Bacteriophages, known as “phages” are bacteria-infecting viruses that have been used in medical treatments in Russia for decades, treating bacterial infections that regular antibiotics can’t heal. As well as regulating the bacterial life in our gut, bacteriophages pose as an effective weapon in our recent battle against rapidly evolving antibiotic-resistant bacteria.
The word “bacteriophage” translates exactly to “bacteria eater”. These microbes are the most abundant entity found in nature, outnumbering every other living creature combined. Phages are approximately 50 times smaller than bacteria, and although we can’t detect them using normal microscopes, their entire collective biomass outweighs that of all of humanity. They reside in soil, water, and aerosolized particles in the air. Right now, trillions of phages are currently preying upon a multitude of bacterial species in your gut.
Humans coevolved with trillions of microbes that live within our bodies and create adaptive ecosystems. Healthy gut flora contains a fine balance of bacterial species that help us to digest food and contribute to the operation of the immune system — commensal bacteria directly influence host immunity to help ward off invasive pathogens.
Disruption of this equilibrium — a state known as dysbiosis — underpins an array of autoimmune conditions from multiple sclerosis to rheumatoid arthritis. Phages appear to help to control certain populations of bacteria through predator-prey cycles that would otherwise grow out of control.
First discovered in 1915, phage therapy has been successfully used since World War II by Russian physicians cut off from the developing field of antibiotics. Phages are more successful at penetrating the biofilm around cells, and are more specific in targeting specific areas of the human body, so they don’t kill good bacteria with the bad. Their drawback is in their specificity – they need to match the bacteria, but to combat this phages are often delivered as part of a “cocktail” to target a wider diversity.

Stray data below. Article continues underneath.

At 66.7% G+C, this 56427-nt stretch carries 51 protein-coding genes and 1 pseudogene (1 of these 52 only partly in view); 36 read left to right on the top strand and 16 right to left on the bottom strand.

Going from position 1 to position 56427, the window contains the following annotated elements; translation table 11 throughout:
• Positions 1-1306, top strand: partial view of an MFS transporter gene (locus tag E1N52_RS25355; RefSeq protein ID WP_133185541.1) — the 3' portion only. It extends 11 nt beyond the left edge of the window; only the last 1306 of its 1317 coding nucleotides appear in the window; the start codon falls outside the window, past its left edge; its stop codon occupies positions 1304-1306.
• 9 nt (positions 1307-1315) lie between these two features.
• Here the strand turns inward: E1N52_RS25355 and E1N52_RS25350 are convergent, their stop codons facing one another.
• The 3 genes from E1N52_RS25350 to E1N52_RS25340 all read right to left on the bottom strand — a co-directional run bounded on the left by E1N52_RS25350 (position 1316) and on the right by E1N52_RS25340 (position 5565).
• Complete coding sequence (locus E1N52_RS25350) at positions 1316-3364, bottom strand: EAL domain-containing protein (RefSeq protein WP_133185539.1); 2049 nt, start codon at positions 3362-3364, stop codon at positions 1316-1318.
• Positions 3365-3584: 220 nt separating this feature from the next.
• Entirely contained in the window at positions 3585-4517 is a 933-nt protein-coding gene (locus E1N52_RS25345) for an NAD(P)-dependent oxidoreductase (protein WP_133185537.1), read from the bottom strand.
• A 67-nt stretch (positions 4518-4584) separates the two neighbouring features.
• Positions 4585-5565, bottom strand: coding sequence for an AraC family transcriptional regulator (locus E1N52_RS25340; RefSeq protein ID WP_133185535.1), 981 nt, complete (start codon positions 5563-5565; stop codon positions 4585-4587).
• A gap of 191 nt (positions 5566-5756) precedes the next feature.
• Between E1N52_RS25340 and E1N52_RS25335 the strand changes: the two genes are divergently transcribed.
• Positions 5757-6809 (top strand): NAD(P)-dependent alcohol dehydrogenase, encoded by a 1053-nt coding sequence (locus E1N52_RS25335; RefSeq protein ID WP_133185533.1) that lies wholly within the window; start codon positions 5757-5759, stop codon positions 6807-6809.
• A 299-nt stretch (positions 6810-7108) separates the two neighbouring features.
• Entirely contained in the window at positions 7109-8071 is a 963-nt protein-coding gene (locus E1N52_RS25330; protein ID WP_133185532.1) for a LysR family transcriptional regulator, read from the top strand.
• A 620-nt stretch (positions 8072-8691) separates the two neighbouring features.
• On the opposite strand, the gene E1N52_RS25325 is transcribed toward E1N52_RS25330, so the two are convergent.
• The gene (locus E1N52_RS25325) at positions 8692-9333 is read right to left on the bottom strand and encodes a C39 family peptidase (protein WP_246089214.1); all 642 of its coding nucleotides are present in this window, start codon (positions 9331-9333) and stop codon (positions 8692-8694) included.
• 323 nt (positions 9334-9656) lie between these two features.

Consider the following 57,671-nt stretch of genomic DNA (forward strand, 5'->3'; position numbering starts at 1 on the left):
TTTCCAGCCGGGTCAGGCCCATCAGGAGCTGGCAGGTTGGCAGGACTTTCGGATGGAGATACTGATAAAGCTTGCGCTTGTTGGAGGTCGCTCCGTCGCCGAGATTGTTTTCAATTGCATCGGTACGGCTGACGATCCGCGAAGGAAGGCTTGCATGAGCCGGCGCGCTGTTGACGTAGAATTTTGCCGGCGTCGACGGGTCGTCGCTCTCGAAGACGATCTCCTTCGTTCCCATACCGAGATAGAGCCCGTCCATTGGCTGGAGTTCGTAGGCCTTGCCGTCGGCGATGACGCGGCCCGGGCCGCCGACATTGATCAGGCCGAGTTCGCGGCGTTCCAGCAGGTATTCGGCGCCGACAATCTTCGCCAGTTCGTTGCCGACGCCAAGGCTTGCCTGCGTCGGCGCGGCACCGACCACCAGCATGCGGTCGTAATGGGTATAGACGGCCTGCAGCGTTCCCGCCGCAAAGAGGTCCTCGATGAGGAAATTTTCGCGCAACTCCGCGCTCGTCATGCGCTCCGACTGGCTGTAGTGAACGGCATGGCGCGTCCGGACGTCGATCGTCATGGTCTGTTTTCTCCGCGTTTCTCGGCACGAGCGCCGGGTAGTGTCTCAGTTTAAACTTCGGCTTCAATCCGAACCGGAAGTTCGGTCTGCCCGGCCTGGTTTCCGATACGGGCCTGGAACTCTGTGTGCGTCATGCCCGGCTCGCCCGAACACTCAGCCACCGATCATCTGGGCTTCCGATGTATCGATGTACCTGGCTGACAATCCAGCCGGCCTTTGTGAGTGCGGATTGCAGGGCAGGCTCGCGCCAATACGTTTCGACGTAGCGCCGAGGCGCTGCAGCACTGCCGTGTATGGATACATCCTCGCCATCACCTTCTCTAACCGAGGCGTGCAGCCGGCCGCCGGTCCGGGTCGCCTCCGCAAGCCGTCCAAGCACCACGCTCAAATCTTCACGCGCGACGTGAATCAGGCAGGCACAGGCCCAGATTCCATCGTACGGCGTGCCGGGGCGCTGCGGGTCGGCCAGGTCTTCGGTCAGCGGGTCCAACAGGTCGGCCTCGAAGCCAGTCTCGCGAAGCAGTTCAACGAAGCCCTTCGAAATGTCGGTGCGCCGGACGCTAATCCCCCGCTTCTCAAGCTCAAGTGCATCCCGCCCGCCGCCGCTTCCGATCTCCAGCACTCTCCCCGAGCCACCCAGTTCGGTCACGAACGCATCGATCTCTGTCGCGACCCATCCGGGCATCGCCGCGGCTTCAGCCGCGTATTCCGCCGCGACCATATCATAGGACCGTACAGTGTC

However, not all phages strive to refine bacterial species in our bellies. Elevated levels of certain phages may create a shift in the microbiota that drive diseases such as ulcerative colitis, diabetes, and some forms of cancer.
Life cycle and hunting mechanics
After coming into contact with a bacterial cell, phages attach themselves to the cell membrane. They use their tail fibres like legs to move across the surface in search of an appropriate place to insert their genetic material. Once satisfied, they penetrate the cell membrane with the spike positioned at the tip of the tail. This device breaches the interior of the cell and inserts the DNA housed in the capsid.
Once the viral DNA enters the cell, phages choose one of two life cycle pathways. The lytic cycle involves immediate viral replication and death of the bacterial cell. The strands of phage DNA and accompanying capsid proteins hijack cellular organelles known as ribosomes. They use these tools to program the creation of new proteins to build more versions of themselves.
Once the cell reaches a maximum capacity of newly formed phages, the internal pressure causes the cell to rupture. The increased number of phages leave the initial prey and begin hunting for more bacteria to start the process over again.
The second life cycle seeks to keep the host cell alive and kicking. Known as the lysogenic cycle, this approach utilizes the genetic code of the target bacteria as storage for the phage’s genome.
Here, the phage integrates its genetic material with bacterial chromosomes, turns into a prophage, and enters a state of lysogeny. Phages can remain suspended in this way for many bacterial generations, and eventually emerge to conduct the lytic cycle when external environmental factors favour them.